Is it considered a hefsek to play with one's fingers or silverware or such while waiting for the challah to be passed around on shabbat, after the blessing made on it? Even though it isn't talking, it is an activity unrelated to eating bread.
I did not find any sources which explicitly address this (which is itself somewhat telling), but we could try to construct a picture based on the cases that are discussed.
There are two parts to the question, as with all discussions of hefsek. 1 - Is this something you are allowed to do? 2 - Is this something that, if I have done it, will cause me to need to make a new blessing?
I think part 2 is easier to draw support that in your case you would not need to make a new blessing:
Rashi (Berachos 40a) s.v. טול ברוך, writes:
Rashi understands that the laws of hefsek from birkas hamitzvah can be extrapolated to Hamotzi (and presumably all birkas hanehenin).
By Tefillin, the Mishna Berura 25:29 cites the Artzos Hachaim (Malbim) that לכתחילה you should not interrupt by making gestures with your fingers or hinting with your eyes. But if you did, it would not constitute grounds to need a new blessing. Tapping your fingers, even very consciously and intently, is no worse than that, and tapping mindlessly is surely much better. Therefore, I think it is safe to conclude that you would not need to make a new blessing.
Part 1 is not as easy to support so directly. The discussion in the Shulchan Aruch only mentions hefsek of delaying (O.C. 206:3):
and hefsek of actual speech (O.C. 167:6):
Minchas Yitzchok (7:9) adds humming a tune, and Sefer Birkas HaBayis (38:2) adds grunting or making noises to intimate alacrity or anger (basically, saying "nu?!)" As mentioned above, pointing or making eye motions would also be ideally prohibited. These all seem to have the common denominator of being related to communication in some way.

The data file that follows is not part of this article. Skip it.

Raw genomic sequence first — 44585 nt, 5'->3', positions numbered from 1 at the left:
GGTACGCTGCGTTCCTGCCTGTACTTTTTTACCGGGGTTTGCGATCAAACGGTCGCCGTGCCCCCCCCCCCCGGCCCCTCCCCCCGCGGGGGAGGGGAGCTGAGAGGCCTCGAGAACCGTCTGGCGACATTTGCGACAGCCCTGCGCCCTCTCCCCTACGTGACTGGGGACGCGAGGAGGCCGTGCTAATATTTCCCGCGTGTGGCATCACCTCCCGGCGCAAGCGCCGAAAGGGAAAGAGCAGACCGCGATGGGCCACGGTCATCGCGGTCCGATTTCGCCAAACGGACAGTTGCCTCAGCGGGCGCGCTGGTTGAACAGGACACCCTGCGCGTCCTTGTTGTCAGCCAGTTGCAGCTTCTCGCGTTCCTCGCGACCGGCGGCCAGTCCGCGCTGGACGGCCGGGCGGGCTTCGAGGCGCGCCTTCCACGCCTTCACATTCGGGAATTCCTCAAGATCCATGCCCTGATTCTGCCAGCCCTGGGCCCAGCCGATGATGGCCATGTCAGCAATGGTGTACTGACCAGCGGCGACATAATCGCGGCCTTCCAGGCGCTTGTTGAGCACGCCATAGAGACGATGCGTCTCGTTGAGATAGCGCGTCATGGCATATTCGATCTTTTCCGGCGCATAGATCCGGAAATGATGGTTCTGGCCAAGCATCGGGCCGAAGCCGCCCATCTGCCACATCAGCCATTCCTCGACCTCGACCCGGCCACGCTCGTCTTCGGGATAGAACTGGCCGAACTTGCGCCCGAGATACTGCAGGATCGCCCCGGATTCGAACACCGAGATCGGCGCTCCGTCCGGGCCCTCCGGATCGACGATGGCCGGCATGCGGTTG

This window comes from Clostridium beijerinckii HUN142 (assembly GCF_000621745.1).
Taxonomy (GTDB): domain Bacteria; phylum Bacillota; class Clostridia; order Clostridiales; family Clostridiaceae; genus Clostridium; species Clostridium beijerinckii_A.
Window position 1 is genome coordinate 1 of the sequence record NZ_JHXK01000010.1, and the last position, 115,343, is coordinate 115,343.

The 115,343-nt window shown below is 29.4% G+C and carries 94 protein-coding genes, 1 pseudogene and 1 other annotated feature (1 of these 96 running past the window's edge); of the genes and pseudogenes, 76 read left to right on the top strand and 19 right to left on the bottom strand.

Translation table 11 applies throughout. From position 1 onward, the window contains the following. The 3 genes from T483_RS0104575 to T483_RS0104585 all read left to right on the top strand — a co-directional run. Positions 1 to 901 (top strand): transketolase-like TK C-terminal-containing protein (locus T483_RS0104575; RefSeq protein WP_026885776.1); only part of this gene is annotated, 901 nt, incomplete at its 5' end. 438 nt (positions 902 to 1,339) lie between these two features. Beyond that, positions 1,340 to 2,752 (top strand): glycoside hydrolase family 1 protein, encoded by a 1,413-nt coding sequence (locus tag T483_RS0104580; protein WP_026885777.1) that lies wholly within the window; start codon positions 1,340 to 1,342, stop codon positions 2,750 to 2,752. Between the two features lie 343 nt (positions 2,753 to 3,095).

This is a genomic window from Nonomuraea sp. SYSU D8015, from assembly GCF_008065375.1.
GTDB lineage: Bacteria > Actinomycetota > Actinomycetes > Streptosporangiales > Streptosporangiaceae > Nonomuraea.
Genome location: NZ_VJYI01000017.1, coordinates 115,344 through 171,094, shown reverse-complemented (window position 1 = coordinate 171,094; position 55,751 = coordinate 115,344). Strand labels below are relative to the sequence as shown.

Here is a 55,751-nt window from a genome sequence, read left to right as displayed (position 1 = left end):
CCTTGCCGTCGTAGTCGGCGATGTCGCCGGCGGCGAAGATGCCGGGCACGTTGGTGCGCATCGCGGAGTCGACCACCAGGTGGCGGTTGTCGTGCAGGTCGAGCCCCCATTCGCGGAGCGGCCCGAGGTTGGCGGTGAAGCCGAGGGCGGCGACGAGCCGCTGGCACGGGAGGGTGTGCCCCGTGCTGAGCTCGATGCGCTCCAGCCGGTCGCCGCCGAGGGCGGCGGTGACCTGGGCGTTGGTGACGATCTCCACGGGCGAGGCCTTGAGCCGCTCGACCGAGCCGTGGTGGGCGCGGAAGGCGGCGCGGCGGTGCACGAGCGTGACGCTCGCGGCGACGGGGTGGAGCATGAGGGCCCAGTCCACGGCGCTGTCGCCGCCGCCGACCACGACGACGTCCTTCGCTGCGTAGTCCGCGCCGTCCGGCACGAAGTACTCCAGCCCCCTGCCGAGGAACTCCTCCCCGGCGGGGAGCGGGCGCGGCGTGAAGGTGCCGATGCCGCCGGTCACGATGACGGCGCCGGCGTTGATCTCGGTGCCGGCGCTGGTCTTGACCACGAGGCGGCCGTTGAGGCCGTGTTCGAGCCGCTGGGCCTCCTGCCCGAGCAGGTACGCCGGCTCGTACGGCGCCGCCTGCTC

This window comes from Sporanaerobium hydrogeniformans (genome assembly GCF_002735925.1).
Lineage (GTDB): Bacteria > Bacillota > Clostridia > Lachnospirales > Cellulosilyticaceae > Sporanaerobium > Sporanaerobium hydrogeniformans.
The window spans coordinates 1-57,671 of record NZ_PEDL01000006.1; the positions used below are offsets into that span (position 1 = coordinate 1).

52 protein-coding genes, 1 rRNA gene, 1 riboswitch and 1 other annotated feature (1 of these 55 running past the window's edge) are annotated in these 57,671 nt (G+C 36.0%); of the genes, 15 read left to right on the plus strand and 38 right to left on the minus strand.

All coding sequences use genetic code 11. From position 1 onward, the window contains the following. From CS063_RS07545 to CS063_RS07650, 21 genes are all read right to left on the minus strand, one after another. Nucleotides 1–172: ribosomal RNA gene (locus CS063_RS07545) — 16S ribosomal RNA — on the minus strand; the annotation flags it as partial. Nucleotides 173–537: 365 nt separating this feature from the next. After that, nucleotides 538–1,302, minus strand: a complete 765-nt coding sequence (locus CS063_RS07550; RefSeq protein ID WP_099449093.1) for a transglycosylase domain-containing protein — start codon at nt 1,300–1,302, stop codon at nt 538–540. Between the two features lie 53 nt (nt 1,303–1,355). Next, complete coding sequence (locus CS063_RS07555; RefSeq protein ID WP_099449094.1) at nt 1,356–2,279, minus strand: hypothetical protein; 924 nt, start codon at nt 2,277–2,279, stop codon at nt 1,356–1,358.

The Mishna Berura (Shaar Hatziyun 167:28) extends this issue to walking around.
No one seems to extend the issue to something done mindlessly, so that would seem to be okay. If you were doing it with serious intent, it is still not included in the list of things mentioned explicitly. Perhaps it could be on a level comparable to walking around, but in my mind it is less of a real "action" to just play with your fingers.
I don't have any sources off the top of my head to corroborate this, but I would say it's not a problem. The whole problem with talking in between making the bracha and the concluding act of eating is that you are taking the attention away from the main activity of the moment - waiting for the bracha to be said. Although playing with your fingers is not related to this, as long as it's not disruptive, it should have the same status as adjusting your seat when you sit down at the table.